About 2,000 People Killed, Up to Half a Million Displaced
GENEVA, Switzerland (A.W.)— About 2,000 people, including civilians, were killed in a largely Kurdish populated region of southeast Turkey during government security operations from July 2015 to Dec. 2016, according to a recent report published by the United Nations (UN).
On March 10, the UN Human Rights Office published a report detailing allegations of massive destruction, killings and numerous other serious human rights violations committed in southeast Turkey during the course of these 13 months.
The report stated that the security operations affected more than 30 towns and neighborhoods and up to 500,000 people, mostly Kurdish, were displaced.
“I am particularly concerned by reports that no credible investigation has been conducted into hundreds of alleged unlawful killings, including women and children over a period of 13 months between late July 2015 and the end of August of 2016,” UN High Commissioner for Human Rights Zeid Ra’ad Al Hussein said in a news release published by his Office.
“It appears that not a single suspect was apprehended and not a single individual was prosecuted,” he added.
Zeid also stated that the deterioration of the human rights situation in the country will only contribute to an increase in tensions and will foster instability.
Almost 800 of those killed were members of security forces while some of the other 1,200 may have been involved in action against the state, said the report.
The published reported also included that among the documented killings, up to 189 people were trapped for weeks in basements in the town of Cizre in early 2016, without food, water, medical attention or power. They were eventually killed by gunfire.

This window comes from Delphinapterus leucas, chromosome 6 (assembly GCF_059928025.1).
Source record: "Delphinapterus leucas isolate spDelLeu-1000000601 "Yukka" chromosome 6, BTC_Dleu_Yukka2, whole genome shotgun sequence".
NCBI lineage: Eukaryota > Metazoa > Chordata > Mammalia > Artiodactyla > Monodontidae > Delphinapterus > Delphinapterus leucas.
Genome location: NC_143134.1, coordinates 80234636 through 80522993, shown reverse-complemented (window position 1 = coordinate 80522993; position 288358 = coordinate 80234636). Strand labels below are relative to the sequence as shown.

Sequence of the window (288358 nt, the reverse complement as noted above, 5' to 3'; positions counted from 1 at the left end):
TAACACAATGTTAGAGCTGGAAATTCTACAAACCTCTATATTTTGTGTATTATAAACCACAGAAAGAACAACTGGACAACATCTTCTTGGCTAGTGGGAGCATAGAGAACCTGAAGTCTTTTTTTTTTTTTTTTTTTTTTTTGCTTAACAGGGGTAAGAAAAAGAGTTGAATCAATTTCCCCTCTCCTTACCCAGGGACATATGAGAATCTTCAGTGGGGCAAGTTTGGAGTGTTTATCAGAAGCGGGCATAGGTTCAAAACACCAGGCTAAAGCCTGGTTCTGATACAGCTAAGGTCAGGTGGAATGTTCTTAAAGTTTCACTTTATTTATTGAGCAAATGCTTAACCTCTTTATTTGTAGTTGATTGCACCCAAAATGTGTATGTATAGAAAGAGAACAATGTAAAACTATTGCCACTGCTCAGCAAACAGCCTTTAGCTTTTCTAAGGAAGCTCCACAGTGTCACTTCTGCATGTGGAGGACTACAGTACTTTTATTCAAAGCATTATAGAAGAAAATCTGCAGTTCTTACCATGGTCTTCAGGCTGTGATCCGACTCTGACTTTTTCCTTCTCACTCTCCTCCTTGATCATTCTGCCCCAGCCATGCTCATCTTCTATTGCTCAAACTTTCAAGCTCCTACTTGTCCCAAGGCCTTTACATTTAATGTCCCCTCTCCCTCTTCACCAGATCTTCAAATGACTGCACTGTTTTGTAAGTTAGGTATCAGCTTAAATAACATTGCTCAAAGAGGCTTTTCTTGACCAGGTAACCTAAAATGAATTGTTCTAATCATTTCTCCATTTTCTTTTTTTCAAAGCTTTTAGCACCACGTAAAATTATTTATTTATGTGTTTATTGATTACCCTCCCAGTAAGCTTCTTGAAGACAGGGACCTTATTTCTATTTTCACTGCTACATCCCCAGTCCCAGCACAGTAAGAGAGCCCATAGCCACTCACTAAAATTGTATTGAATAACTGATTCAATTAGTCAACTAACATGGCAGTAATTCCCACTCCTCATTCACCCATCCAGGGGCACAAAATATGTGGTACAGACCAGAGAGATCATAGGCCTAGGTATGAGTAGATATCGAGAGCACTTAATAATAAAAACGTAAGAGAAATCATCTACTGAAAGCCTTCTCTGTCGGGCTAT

Zeid’s spokesman Rupert Colville said that the death toll figures came from the Turkish government who is specifically targeting members of the Kurdistan Workers Party (PKK). “If the PKK have committed crimes and violations, then they need to be analyzed and exposed,” said Colville.
Colville explained that due to the lack of investigation, no one knows who committed a crime to whom and the exact details.
The report added that measures taken during the coup of July 2016 could have also affected the human rights situation in southeast Turkey, since more than 100,000 people were dismissed from public or private sector jobs during the reporting period.
10,000 teachers were also reportedly dismissed on suspicion of having ties with the PKK.
The full report can be accessed here: http://www.ohchr.org/Documents/Countries/TR/OHCHR_South-East_TurkeyReport_10March2017.pdf